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You could add a Type field.

For your reference, here is an example from our own system, for similarly adding a criteria, when editing a filter function. For example, when adding a date value condition, the Created date ("Skapad"), dropping down the Value field, there is a date control.

enter image description here

In your case, there is an input box at that place. Now, if you want to add something that is not a value, there is a Type field that specifies how the Value control will behave.

enter image description here

When you change the Type from value to something else, the Value field with the date picker is replaced with a something else, for example a Formula dropdown menu. Here, we instead provide a set of predefined formulas.

enter image description here

So you could add a Type called "Field" and change your value input control to the appropriate corresponding control.

Thoughts:

You ask for a simple and intuitive interface. This might not be. Our customers often struggles with this feature. Most rather leave this kind condition making to a more skilled colleague or even a system admin or consultant of ours. There have been plenty of ideas to make this interface "sleeker" and more visually appealing.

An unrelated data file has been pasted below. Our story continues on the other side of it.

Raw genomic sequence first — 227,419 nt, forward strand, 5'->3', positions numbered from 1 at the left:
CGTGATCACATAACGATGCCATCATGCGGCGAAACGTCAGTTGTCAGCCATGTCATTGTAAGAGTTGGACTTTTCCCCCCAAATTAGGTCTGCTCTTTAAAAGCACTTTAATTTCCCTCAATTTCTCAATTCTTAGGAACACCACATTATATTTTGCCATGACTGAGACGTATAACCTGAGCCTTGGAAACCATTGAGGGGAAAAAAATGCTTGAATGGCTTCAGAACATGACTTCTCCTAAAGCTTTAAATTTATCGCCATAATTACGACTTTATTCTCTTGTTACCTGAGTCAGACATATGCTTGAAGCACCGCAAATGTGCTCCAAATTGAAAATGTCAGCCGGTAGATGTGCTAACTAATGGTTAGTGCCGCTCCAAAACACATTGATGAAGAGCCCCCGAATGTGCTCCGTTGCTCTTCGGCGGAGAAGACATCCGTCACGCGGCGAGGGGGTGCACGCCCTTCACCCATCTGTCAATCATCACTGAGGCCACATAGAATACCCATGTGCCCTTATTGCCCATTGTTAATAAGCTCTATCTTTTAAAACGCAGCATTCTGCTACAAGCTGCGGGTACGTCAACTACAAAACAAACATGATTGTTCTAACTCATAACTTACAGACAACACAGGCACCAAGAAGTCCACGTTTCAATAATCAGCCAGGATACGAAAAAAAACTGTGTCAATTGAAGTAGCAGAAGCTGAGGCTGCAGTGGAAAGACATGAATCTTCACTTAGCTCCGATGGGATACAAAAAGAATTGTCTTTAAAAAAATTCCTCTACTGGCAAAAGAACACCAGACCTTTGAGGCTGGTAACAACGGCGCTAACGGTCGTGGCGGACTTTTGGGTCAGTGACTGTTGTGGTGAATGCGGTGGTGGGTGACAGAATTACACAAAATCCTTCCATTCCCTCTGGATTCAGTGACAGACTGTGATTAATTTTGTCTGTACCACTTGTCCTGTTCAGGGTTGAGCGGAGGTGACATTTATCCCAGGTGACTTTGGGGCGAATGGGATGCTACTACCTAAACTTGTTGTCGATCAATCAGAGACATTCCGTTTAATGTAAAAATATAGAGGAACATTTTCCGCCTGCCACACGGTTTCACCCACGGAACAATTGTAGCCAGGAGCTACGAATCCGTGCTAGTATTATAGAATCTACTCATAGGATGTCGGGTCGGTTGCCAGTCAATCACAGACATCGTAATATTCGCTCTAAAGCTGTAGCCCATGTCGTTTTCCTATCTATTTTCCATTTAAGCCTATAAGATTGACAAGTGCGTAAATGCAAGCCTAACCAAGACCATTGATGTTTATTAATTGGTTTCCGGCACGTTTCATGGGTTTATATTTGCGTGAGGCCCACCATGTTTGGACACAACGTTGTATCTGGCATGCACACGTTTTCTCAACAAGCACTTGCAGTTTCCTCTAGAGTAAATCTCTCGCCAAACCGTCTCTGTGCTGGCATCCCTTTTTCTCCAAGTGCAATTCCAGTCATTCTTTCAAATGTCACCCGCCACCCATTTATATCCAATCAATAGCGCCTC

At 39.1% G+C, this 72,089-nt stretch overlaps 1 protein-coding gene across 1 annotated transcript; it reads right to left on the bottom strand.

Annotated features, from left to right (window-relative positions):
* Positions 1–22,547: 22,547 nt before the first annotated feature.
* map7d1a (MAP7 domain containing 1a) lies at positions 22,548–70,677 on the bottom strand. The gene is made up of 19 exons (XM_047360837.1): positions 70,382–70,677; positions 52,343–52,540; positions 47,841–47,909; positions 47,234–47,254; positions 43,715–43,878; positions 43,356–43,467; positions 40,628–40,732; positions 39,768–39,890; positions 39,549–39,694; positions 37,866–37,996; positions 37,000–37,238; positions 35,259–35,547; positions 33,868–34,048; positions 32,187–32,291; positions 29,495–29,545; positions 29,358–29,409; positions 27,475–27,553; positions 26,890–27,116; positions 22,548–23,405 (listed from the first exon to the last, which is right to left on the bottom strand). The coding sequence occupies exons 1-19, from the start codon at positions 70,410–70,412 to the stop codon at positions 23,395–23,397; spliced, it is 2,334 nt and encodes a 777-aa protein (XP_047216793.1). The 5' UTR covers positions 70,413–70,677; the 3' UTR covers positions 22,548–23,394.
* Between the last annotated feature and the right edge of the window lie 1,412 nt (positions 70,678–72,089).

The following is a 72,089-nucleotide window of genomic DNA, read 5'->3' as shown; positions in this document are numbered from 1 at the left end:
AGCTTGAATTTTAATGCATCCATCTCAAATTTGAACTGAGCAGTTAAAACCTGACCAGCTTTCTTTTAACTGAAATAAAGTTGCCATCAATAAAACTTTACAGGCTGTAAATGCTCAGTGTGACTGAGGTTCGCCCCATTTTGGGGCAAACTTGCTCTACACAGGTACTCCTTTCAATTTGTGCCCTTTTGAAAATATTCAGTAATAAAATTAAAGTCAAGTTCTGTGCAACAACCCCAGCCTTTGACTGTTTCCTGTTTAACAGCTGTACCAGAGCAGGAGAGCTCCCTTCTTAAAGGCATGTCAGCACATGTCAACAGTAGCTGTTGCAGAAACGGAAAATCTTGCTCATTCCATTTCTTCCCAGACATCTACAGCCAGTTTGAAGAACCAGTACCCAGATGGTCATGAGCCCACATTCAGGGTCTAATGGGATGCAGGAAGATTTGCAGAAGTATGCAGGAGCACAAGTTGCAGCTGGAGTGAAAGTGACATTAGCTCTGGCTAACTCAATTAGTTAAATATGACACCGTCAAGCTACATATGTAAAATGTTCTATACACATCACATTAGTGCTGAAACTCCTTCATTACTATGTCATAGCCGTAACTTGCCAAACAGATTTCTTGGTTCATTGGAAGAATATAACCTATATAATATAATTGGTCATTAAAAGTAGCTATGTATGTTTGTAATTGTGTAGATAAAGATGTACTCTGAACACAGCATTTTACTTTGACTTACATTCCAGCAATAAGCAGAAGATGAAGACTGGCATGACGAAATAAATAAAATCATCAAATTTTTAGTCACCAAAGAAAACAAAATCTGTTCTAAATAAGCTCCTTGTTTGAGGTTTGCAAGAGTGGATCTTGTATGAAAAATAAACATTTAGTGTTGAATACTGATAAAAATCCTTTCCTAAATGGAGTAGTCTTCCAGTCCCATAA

At the same time, I do believe it is a powerful and maintainable approach. Would we one day have a new type or pre-written formula, adding it to this is cake. And would a customer have a need of constructing non-simple conditions, there is always a way.

Suggestion:

For starters, "provide for the possible" by trying to make your elements logically straight forward, like the above example, so that it gets easy to maintain and possible to use in all cases. But at the same time "Design for the probable" by not necessarily showing all this advanced stuff at once. (Quote: Alan Cooper)

Depending on what is probable in your case (which I did not get), you could work with expandable areas, using the most common and intuitive layout as your starting point.

enter image description here

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Thanks for the detailed reply. User-friendliness is the priority here, so it must be as intuative as possible, taking on a "my grandma can use it" approach. So I don't think it would be the best option for me at this stage. However your last suggestion could be an option. –  Dot NET Mar 19 '13 at 16:59
    
My example is almost an anti-example. :) But it shows a logical way. It could be a good idea to start with "what" you want to achieve before "how". Good luck! –  JOG Mar 19 '13 at 17:03
    
What would you think of placing a checkbox inplace of your "More options", which would toggle between the drop down list and textbox? –  Dot NET Mar 19 '13 at 17:06
    
The checkbox does not naturally fit this purpose, imo. Perhaps the checkbox could say "Show more" and not hide anything, but still, a "More"/"Less" button does that better. –  JOG Mar 19 '13 at 20:00